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As all we know the climate of India is changing. The summer season lasts for a longer period as compared to the winter season and spring has almost vanished. Several reasons contributed to this situation, one of them is carbon emissions from industries, factories, etc. So what is the solution for this? Whether we stop manufacturing and start harvesting only. Surely not, in 1992 Kyoto Protocol introduced the concept of carbon credits. It was a certificate that allows its users to emit Greenhouse gases. Normally 1 carbon credit was equal to 1 metric tonne of emission of carbon dioxide gas. Every company is allotted some carbon credits by industry regulators and the company is required to limit their emissions to that level and this numbering of credits goes on reducing over time. Ultimately this will help to reduce emissions up to an extent.

Carbon Offset:

Its general meaning is to use carbon credits against the carbon emissions generated. In practice, not every company can achieve that level of carbon credit and not every company required that amount of carbon credit. To balance this gap between demand and supply government allows the trading of these credits to voluntary persons. This trading can be done in voluntary markets where private investors, government, and non-government organizations can trade and offset carbon credits.

Carbon Credit in India:  

In India, a carbon credit is also an emerging concept for the reduction of emissions of greenhouse gases. India has issued 278 million carbon credits in the voluntary market from 2010 to 2022, accounting for 17% of the global supply according to an analysis of S&P Global, and has a target of zero emissions till 2070. Carbon Markets are the most effective drivers for offsetting carbon emissions. In the past credits were allowed to export however on 8 August 2022 government banned the export of credits and start developing a national market for the same. In Hyderabad, Telangana a company called Core Carbon x Solutions doing the business using concept of carbon credit. Let’s understand its business model in detail

  • Its business model revolves around distributing energy-efficient stoves free of cost to Odisha people who can’t afford the same and earn carbon credits and sell those earned carbon credits.
  • A typical carbon credit sold for around $8-$10 roughly around (Rs. 656 to Rs. 820) at the moment and according to a rough estimate, it would earn around 2 to 4 carbon credits which means revenue will rotate around (Rs. 1300 to 2600) and cost of distributing stove is around (Rs. 1200 to 1600).
  • So, it will earn at least Rs. 100 profit per stove and the company mission is to distribute 20 million stoves distribute and eventually Rs. 20 Crore profit minimum.
  • Last year the company’s profit was $11 million just by distributing 90,000 stoves. It is a win-win model. On one side people get stoves and second side a good amount of profit is generated.

Income Tax on Carbon Credit:

After a recent amendment a new section has introduced 115BBG (Taxation of Carbon Credits) @10% gross income without allowing any expense for the deduction. This section is not only for business houses but an individual can also claim the benefit of a 10% tax rate as compared to a 30% slab rate.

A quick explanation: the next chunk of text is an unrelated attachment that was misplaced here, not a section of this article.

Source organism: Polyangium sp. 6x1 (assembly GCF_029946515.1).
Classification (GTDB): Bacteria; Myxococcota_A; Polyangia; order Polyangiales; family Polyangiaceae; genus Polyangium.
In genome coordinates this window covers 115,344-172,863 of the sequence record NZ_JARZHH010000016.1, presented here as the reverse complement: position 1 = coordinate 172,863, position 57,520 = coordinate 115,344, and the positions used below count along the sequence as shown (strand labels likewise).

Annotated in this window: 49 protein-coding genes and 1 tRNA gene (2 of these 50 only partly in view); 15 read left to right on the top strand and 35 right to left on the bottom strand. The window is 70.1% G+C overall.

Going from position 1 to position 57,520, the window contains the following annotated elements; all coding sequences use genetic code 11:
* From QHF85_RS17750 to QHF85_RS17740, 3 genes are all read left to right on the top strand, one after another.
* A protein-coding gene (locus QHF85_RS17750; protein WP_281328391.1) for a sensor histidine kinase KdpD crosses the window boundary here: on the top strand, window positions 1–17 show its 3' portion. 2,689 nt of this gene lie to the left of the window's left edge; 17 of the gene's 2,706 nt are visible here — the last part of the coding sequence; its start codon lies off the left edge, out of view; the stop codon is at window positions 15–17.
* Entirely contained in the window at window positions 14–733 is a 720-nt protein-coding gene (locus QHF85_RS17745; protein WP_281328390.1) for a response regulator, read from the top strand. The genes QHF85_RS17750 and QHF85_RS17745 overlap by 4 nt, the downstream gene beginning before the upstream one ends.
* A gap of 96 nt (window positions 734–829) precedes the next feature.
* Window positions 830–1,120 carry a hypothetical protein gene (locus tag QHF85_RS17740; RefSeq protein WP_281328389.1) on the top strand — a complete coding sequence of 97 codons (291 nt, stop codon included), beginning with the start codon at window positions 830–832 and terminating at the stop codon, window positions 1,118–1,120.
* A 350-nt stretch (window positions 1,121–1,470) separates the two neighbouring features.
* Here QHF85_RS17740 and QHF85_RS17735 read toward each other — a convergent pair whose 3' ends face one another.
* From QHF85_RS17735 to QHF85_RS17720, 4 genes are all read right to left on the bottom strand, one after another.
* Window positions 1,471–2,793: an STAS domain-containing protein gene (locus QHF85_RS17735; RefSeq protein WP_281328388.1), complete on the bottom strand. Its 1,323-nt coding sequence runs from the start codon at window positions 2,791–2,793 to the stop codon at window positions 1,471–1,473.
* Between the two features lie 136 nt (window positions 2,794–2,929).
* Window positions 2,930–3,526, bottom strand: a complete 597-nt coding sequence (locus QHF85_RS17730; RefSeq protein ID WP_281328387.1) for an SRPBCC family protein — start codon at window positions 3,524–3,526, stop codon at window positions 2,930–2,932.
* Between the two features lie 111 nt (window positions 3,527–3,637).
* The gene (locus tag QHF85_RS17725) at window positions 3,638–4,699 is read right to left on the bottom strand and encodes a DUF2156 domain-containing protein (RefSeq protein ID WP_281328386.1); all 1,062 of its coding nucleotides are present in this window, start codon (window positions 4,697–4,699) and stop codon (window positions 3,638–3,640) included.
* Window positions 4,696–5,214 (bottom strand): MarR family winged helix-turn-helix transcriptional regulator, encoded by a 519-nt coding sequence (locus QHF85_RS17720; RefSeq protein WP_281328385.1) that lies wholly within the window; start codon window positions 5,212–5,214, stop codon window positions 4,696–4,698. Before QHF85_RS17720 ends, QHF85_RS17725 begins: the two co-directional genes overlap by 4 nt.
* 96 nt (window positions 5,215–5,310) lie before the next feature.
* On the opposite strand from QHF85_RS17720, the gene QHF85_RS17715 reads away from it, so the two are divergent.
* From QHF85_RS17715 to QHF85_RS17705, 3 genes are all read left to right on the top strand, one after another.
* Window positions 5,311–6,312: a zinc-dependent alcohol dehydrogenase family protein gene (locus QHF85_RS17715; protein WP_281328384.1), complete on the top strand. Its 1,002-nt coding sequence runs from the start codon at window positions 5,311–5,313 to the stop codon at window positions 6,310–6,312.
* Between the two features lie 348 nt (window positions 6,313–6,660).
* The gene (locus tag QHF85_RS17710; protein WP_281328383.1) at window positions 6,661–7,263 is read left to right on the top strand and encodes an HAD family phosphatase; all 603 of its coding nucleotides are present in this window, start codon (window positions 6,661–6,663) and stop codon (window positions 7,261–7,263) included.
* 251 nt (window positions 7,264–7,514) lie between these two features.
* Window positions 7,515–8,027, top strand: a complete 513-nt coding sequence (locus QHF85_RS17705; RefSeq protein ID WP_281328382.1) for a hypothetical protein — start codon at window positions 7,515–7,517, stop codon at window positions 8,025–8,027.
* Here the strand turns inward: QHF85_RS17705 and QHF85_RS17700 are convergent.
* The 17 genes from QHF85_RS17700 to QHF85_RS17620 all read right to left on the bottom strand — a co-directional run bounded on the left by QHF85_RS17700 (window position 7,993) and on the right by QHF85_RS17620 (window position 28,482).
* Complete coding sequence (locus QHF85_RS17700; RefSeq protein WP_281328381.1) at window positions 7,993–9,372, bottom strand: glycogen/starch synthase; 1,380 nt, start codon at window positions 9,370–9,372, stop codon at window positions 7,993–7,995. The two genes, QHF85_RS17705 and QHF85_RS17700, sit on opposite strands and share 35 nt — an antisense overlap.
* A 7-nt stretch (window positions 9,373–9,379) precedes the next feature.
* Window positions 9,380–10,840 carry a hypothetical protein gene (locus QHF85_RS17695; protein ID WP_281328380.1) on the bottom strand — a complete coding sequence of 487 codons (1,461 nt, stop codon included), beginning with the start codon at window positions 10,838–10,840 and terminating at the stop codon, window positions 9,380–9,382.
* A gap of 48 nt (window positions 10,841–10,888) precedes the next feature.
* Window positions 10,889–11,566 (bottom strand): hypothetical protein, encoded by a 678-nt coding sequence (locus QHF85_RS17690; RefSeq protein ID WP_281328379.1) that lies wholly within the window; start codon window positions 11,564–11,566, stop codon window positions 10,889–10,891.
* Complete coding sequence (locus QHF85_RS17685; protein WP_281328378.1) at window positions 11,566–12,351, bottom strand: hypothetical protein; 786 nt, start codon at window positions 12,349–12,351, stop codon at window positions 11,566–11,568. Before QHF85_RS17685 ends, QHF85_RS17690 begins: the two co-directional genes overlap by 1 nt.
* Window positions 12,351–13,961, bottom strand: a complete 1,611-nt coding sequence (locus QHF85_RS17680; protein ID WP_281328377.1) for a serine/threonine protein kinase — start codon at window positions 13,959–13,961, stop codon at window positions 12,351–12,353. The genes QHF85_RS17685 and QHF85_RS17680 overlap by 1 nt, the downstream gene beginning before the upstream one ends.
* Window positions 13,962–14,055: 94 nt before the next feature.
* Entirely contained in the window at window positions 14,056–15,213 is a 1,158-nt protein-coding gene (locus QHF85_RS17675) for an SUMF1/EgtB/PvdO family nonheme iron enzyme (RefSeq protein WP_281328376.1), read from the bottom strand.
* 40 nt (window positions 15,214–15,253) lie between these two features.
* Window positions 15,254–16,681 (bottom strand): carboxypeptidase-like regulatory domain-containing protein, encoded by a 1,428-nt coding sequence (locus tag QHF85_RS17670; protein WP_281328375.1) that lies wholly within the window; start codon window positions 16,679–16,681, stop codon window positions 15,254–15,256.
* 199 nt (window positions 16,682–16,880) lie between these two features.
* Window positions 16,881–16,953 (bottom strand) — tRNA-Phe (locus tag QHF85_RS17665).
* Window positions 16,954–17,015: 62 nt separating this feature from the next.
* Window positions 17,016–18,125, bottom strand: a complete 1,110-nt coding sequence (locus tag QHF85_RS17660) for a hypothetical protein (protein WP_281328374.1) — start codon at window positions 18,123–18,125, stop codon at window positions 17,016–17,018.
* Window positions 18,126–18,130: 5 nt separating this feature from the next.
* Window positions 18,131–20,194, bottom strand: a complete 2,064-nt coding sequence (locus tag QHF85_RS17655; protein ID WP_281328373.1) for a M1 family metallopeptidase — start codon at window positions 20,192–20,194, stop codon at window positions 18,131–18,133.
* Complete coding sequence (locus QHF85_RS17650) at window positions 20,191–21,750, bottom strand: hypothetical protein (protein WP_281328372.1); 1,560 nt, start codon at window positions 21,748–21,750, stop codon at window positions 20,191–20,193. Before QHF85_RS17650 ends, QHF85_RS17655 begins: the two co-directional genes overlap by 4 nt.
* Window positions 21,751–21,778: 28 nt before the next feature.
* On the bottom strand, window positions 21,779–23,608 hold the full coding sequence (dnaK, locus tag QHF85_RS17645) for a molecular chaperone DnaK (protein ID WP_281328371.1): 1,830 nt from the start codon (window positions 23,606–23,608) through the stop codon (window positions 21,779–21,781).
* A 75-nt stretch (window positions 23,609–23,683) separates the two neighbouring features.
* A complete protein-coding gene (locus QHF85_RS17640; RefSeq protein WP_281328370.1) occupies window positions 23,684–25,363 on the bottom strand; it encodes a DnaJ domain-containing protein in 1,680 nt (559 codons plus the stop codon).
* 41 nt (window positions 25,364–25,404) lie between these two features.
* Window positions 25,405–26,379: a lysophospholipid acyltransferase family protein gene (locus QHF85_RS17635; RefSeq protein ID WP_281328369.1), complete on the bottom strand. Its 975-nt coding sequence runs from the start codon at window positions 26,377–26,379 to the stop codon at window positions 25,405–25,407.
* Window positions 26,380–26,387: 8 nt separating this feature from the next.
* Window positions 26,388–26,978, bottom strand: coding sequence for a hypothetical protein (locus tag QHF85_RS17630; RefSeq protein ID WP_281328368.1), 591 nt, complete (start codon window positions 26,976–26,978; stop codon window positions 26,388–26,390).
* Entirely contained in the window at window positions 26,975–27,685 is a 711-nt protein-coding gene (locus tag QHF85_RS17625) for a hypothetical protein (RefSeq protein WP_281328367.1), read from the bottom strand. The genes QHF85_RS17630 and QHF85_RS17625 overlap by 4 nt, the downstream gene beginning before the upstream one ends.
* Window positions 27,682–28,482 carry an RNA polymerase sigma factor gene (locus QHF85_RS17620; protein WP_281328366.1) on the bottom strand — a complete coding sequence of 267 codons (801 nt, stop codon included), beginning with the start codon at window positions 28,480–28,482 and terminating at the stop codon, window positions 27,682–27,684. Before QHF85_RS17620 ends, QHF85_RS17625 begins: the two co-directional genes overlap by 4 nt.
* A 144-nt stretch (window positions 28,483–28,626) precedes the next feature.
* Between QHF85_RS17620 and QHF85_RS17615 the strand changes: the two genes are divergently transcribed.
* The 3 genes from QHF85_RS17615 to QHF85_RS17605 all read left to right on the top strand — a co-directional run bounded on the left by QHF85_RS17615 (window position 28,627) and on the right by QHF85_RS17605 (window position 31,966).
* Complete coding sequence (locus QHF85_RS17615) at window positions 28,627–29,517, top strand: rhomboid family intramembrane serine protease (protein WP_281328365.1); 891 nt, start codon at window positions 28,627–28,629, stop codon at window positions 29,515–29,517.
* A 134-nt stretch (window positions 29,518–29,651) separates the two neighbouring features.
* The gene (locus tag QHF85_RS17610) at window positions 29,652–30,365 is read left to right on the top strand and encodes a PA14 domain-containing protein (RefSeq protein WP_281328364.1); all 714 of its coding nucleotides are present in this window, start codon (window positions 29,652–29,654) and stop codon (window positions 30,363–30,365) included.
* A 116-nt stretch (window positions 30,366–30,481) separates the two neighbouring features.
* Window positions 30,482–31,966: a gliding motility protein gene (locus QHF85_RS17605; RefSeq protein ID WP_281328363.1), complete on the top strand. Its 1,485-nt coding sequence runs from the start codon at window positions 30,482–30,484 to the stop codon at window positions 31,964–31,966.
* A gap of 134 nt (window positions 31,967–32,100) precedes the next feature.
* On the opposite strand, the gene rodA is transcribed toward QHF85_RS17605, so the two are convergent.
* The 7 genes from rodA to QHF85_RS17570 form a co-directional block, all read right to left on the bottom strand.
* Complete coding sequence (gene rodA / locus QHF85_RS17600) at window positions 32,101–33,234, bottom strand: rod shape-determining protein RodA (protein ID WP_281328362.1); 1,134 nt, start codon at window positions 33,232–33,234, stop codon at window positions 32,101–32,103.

Possible Situations: Apart from the above situation the concept of carbon credits can also use in the following situations like

  • Farmers use diesel pumps to pump water which is costly for farmers on the other hand harmful to the environment. Companies should come forward to replace it with solar pumps and earn carbon credits.
  • Promotion of sustainable agriculture among farmers by companies to earn carbon credits and also lead to additional income for farmers.
  • Afforestation can be promoted by those companies who are in the business of wood chopping like every tree they cut they can plant more and earn carbon credits.


There is a lot that can be done in this area This is a great opportunity for India to build sustainable businesses and solve India’s problems at the same time. Currently, Tesla is also using this strategy and earning around $518 million by selling excess carbon credits.  The usage of economic and social instruments to control environmental damage and secure the planet for future generations is something that has been devised recently with the advent of the concept of ‘green economics.’ Incentivizing people economically to watch their carbon footprint has been able to make considerable headway in terms of reducing the emissions of carbon-di-oxide and other poisonous by-products in the manufacturing process. Innovations in the form of clean energy are being undertaken by companies at their cost as it creates a healthier dynamic with the community within which it operates.

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A proud Chartered Accountant recently qualified in November 2022 examinations. I have 3 years of experience as an Article Assistant in a reputed mid-size firm and wide exposure in Taxation, Audit, and Accounting. Aiming to leverage my academic knowledge and experience in Taxation and Accounting. View Full Profile

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  1. Prashant Kumar says:

    Hi Dipanshu, I am a little confused regarding the profits generated ($11M) by distributing 90,000 stoves. Using these numbers, the profit generated per stove comes to around 10,000. Could you please verify this.

  2. Bhatt sir says:

    It is time to explore water foot print on each product and to provide 💦 credit to concern institute which are working with water conservation and sustainable water conservation program.. as water is only elixir on earth ‘ જળ એજ જીવન ‘

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May 2024